The U.S. averted a debt default Tuesday when President Barack Obama signed a bill raising the country's debt ceiling into law. But that might not enough to maintain its coveted AAA debt rating, according to Fitch Ratings.
U.S. debt has held a AAA rating since 1917. Currently, fewer than 20 countries have AAA ratings. Among them: the United Kingdom, Australia, Germany and Singapore.
On Tuesday, Fitch said the agreement to raise the debt ceiling and make spending cuts was an important first step but "not the end of the process." The rating agency said it wants to see a credible plan to reduce the budget deficit "to a level that would secure the United States' `AAA' status."
Fitch expects to conclude its review of the U.S.'s debt rating by the end of August. Given the terms of the debt deal signed Tuesday, it is possible the U.S. debt rating could be downgraded at that time, Fitch said.
David Riley, managing director at Fitch, said in an interview with The Associated Press: "There's more to be done in order to keep the rating in the medium-term."
Fitch is one of the three main ratings agencies that rate debt that is issued by countries, states, corporations and municipalities. Ratings are based on a likelihood of default. The AAA rating is the highest available and signifies an extremely low likelihood of default.
The two agencies _ Moody's Investors Service and Standard & Poor's _ declined to comment Tuesday. In recent weeks, both have signaled that they might downgrade the country's debt rating to AA. S&P said in mid-July that there was a 50-50 chance it would downgrade U.S. debt. Had the country defaulted, experts have said a downgrade by all three agencies would have been likely.
The U.S. has only faced the threat of a downgrade once in the last 96 years. In 1995, when Bill Clinton was president, a similar default loomed and the credit rating agencies threatened a downgrade. But once Congress resolved that debt crisis, the credit agencies removed the threat.
Now, many analysts believe the U.S. will be downgraded. And, they said it will be a tougher to regain the AAA rating.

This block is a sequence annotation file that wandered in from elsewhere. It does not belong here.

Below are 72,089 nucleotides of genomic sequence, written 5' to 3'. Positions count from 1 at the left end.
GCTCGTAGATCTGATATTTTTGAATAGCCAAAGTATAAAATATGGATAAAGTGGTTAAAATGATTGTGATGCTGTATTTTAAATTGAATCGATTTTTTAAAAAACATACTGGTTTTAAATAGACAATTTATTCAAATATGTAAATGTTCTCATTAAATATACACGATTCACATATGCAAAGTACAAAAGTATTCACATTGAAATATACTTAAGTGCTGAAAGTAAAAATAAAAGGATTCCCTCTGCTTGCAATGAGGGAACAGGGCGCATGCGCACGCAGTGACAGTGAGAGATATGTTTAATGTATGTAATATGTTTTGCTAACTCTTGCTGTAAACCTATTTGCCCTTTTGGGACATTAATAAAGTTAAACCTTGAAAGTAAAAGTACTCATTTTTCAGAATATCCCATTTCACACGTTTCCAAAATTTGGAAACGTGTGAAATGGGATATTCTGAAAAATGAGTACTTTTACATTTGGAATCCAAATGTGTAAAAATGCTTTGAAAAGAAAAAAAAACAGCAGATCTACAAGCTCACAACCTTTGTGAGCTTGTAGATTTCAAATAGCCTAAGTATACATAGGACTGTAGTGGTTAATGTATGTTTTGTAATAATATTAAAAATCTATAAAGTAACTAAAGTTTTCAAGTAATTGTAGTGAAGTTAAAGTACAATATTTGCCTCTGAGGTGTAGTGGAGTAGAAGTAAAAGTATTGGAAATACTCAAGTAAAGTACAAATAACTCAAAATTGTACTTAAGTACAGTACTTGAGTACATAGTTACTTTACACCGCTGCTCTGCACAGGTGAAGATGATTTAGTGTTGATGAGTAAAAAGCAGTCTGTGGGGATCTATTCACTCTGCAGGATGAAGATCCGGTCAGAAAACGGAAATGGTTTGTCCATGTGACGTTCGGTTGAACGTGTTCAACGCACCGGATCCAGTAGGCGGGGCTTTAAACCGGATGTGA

Federated Investors' chief fixed income strategist Joe Balestrino points out that during the Clinton era the U.S. economy was growing at a much faster pace. Now, the economy is emerging from the deepest recession since the Great Depression and growth is sluggish. On Friday, the government said that in the first half of the year, the economy grew at its slowest pace since the recession officially ended in June 2009.
"Growth healed all wounds in 1995," said Balestrino. "However, now the U.S. doesn't have enough vitality to grow its way out."
Recent weak economic reports echo that point. Riley, the Fitch managing director, said he was worried about the weak economic news of the last few days. On Tuesday, the Commerce Department said that consumers cut their spending in June for the first time in nearly two years. On Monday, another report showed weakness in manufacturing.
"If the economy won't grow at 2.5 percent over the long term, it has pretty profound implications from a fiscal point of view," said Riley.
He said "that means the U.S. is poorer than it thought" and that legislators will face even tougher choices "in terms of taxes and spending," he said.
The ratings agency also said that between federal, state and local government debt U.S. government debt will be as large as the country's economy by the end of 2012 _ or 100 percent of the country's gross domestic product. And Fitch said it expects the country's debt level will continue to rise. The agency warned that would not consistent with a debt level that would allow the U.S. to retain its AAA sovereign rating.
In the short term, Balestrino and others don't expect investors to start selling their Treasury holdings. That's because Treasurys are considered one of the safest investment options.
Fitch said the status of the U.S. dollar and the size of the Treasury market are the biggest reasons investors won't abandon Treasurys soon. The dollar is the global reserve currency, which means a significant amount of global trade is made in dollars _ from toys and computer chips from China, coffee from Kenya or cars from Japan. Central banks in other countries therefore hold large reserves of U.S. currency, mostly through Treasury purchases.
The U.S. Treasury market is the largest government bond market, at $9.3 trillion.